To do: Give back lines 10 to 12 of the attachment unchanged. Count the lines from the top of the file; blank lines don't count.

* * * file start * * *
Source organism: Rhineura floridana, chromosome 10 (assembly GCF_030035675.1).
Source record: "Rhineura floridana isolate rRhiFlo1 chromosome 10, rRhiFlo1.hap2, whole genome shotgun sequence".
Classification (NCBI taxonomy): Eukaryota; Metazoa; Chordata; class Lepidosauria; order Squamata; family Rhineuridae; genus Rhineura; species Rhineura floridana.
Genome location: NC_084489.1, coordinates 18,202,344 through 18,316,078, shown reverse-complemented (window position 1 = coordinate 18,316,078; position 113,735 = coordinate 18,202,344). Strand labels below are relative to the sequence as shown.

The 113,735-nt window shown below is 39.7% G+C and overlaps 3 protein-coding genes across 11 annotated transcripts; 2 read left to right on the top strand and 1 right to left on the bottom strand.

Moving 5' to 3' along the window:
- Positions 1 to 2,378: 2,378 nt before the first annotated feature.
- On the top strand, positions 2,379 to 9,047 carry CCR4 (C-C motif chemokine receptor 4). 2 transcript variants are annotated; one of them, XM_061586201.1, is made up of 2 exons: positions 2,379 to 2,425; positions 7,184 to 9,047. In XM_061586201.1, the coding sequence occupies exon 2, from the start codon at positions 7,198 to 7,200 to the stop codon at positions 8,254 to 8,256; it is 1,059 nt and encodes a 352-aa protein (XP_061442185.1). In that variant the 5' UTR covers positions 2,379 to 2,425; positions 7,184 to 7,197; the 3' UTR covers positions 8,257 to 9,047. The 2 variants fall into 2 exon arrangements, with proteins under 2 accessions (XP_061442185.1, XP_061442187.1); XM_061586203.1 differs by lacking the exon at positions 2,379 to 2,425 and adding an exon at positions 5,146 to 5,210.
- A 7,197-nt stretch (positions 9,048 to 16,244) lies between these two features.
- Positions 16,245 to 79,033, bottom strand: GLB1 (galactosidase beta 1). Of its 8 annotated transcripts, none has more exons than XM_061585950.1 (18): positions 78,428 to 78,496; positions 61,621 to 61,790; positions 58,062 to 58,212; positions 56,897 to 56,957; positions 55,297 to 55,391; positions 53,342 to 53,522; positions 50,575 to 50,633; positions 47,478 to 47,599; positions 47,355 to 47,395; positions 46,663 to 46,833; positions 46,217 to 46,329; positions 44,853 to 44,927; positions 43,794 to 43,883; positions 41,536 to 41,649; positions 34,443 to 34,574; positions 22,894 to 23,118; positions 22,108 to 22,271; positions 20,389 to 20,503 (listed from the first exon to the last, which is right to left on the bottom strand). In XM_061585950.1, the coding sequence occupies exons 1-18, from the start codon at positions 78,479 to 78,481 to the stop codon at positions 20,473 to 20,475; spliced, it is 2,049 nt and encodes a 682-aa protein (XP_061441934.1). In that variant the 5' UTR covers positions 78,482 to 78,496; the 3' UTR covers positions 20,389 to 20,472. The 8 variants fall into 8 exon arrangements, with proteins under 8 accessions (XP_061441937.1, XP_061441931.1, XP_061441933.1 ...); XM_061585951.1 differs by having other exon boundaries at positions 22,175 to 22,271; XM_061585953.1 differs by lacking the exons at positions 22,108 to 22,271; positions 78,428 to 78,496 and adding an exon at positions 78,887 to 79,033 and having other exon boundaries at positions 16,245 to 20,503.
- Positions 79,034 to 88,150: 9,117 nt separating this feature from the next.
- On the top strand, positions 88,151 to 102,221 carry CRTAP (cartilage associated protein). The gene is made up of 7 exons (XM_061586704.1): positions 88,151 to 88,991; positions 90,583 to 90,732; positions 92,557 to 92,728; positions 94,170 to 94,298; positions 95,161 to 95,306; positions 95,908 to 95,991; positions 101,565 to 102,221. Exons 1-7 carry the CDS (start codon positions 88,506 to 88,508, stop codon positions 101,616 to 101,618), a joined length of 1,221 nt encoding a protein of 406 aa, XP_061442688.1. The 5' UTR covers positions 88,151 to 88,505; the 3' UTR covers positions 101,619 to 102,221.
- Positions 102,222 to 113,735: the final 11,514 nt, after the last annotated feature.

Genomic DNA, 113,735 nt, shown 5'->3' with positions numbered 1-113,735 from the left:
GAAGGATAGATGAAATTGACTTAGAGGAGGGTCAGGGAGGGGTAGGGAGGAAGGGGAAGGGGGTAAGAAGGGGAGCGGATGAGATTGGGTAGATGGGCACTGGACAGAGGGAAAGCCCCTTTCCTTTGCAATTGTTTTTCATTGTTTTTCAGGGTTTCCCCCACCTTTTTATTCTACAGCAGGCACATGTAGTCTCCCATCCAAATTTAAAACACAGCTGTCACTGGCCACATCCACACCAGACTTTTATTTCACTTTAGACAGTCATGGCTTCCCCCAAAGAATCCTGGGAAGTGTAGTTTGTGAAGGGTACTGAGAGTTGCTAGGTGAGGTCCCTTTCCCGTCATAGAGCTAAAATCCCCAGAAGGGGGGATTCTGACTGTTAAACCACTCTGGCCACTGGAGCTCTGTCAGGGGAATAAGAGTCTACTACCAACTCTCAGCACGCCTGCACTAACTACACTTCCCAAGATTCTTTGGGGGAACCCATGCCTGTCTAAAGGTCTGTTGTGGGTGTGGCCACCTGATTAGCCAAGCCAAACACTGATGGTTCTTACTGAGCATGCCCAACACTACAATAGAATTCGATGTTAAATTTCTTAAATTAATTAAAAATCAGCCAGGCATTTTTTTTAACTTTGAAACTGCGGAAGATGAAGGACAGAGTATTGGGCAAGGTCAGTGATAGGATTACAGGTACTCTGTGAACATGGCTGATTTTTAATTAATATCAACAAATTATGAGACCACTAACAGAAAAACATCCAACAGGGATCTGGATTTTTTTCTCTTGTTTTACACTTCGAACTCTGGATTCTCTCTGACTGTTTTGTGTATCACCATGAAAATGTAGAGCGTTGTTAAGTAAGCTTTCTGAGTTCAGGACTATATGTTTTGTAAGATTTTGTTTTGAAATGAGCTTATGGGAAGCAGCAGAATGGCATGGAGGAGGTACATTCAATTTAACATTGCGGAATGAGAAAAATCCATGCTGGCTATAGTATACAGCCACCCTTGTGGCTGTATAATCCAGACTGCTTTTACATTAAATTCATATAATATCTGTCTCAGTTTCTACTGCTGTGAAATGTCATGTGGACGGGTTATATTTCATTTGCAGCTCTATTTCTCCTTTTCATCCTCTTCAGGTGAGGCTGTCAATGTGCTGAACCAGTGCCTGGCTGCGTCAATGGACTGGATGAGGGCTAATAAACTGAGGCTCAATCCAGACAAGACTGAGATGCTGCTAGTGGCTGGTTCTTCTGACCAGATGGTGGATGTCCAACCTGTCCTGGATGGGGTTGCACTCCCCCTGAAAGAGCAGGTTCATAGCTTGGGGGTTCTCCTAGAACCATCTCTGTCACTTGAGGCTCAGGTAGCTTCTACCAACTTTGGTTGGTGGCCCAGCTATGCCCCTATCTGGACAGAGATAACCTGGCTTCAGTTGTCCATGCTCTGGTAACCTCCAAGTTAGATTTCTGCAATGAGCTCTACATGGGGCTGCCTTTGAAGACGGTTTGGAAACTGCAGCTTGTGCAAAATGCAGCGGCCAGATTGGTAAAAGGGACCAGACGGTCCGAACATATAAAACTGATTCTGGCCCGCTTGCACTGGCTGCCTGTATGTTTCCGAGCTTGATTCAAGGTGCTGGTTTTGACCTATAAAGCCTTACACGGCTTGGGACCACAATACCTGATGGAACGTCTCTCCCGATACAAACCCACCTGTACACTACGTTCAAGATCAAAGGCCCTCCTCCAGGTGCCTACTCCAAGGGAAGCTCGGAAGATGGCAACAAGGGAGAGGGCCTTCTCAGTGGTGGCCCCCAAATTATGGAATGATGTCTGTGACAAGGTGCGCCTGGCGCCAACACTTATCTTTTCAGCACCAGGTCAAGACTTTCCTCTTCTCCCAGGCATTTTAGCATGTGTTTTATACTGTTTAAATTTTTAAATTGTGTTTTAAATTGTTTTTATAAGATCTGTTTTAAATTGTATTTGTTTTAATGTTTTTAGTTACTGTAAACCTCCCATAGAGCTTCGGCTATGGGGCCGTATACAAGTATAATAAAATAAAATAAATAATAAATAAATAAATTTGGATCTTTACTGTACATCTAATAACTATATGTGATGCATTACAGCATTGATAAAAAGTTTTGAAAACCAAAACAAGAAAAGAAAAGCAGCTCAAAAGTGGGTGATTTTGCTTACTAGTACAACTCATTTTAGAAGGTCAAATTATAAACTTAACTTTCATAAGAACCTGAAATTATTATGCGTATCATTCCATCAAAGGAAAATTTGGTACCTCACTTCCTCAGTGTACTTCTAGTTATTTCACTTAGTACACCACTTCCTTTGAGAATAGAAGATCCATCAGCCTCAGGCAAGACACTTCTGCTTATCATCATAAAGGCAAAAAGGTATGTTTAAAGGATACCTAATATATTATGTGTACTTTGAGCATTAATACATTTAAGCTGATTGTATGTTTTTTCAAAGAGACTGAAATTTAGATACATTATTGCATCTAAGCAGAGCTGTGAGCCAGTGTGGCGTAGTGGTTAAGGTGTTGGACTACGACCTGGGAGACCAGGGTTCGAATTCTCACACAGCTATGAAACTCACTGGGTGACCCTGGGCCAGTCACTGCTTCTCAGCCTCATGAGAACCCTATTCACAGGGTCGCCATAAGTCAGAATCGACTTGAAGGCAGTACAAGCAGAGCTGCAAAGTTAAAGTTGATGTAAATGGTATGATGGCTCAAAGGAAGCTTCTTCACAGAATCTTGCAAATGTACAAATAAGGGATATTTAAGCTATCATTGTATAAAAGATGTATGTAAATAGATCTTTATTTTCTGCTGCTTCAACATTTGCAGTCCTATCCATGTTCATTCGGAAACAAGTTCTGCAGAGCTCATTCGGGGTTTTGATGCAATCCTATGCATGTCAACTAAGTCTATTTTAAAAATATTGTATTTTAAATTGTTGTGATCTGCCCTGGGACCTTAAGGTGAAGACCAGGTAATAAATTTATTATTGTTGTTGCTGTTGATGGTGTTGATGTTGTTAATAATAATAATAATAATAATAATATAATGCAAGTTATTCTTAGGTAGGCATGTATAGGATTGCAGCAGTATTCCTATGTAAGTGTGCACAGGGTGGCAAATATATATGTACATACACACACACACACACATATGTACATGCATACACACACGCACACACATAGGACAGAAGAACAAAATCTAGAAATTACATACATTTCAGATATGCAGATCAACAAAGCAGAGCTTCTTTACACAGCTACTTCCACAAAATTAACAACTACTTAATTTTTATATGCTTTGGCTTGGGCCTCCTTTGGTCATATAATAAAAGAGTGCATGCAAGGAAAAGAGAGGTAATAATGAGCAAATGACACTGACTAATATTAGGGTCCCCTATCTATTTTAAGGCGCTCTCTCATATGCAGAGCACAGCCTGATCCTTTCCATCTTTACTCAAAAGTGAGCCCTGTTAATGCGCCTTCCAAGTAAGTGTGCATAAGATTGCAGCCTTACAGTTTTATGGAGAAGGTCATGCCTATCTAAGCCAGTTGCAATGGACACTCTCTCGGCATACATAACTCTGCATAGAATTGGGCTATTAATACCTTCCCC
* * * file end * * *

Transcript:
- Positions 16,245 to 79,033, bottom strand: GLB1 (galactosidase beta 1). Of its 8 annotated transcripts, none has more exons than XM_061585950.1 (18): positions 78,428 to 78,496; positions 61,621 to 61,790; positions 58,062 to 58,212; positions 56,897 to 56,957; positions 55,297 to 55,391; positions 53,342 to 53,522; positions 50,575 to 50,633; positions 47,478 to 47,599; positions 47,355 to 47,395; positions 46,663 to 46,833; positions 46,217 to 46,329; positions 44,853 to 44,927; positions 43,794 to 43,883; positions 41,536 to 41,649; positions 34,443 to 34,574; positions 22,894 to 23,118; positions 22,108 to 22,271; positions 20,389 to 20,503 (listed from the first exon to the last, which is right to left on the bottom strand). In XM_061585950.1, the coding sequence occupies exons 1-18, from the start codon at positions 78,479 to 78,481 to the stop codon at positions 20,473 to 20,475; spliced, it is 2,049 nt and encodes a 682-aa protein (XP_061441934.1). In that variant the 5' UTR covers positions 78,482 to 78,496; the 3' UTR covers positions 20,389 to 20,472. The 8 variants fall into 8 exon arrangements, with proteins under 8 accessions (XP_061441937.1, XP_061441931.1, XP_061441933.1 ...); XM_061585951.1 differs by having other exon boundaries at positions 22,175 to 22,271; XM_061585953.1 differs by lacking the exons at positions 22,108 to 22,271; positions 78,428 to 78,496 and adding an exon at positions 78,887 to 79,033 and having other exon boundaries at positions 16,245 to 20,503.
- Positions 79,034 to 88,150: 9,117 nt separating this feature from the next.
- On the top strand, positions 88,151 to 102,221 carry CRTAP (cartilage associated protein). The gene is made up of 7 exons (XM_061586704.1): positions 88,151 to 88,991; positions 90,583 to 90,732; positions 92,557 to 92,728; positions 94,170 to 94,298; positions 95,161 to 95,306; positions 95,908 to 95,991; positions 101,565 to 102,221. Exons 1-7 carry the CDS (start codon positions 88,506 to 88,508, stop codon positions 101,616 to 101,618), a joined length of 1,221 nt encoding a protein of 406 aa, XP_061442688.1. The 5' UTR covers positions 88,151 to 88,505; the 3' UTR covers positions 101,619 to 102,221.